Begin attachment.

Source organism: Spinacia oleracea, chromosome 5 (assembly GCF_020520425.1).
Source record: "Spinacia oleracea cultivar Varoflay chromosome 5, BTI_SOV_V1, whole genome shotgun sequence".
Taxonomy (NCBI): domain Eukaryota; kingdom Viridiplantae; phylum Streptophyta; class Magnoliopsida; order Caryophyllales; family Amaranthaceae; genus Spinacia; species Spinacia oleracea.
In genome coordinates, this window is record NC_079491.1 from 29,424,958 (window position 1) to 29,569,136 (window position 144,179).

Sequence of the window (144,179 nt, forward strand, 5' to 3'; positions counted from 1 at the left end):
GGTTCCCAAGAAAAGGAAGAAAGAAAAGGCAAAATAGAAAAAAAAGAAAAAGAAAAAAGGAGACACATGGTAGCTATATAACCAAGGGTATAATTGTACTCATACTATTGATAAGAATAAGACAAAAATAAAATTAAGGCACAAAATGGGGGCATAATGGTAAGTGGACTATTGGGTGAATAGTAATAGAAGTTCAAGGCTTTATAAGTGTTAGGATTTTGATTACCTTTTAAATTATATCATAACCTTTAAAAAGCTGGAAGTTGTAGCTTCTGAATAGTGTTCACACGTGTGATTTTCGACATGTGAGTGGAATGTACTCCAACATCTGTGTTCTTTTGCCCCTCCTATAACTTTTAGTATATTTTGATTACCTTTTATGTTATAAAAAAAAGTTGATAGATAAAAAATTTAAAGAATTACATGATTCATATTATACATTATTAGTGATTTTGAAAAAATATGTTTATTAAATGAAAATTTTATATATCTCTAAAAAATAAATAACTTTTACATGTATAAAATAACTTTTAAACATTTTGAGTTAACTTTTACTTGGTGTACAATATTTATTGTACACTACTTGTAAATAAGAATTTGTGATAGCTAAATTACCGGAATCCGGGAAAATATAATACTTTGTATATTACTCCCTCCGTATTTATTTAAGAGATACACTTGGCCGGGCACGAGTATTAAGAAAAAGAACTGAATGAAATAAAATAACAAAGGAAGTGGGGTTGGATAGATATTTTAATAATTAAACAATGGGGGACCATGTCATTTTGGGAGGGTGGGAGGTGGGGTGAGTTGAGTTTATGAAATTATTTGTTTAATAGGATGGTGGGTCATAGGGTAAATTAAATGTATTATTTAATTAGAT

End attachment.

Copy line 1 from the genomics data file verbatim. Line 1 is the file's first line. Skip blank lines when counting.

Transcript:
Source organism: Spinacia oleracea, chromosome 5 (assembly GCF_020520425.1).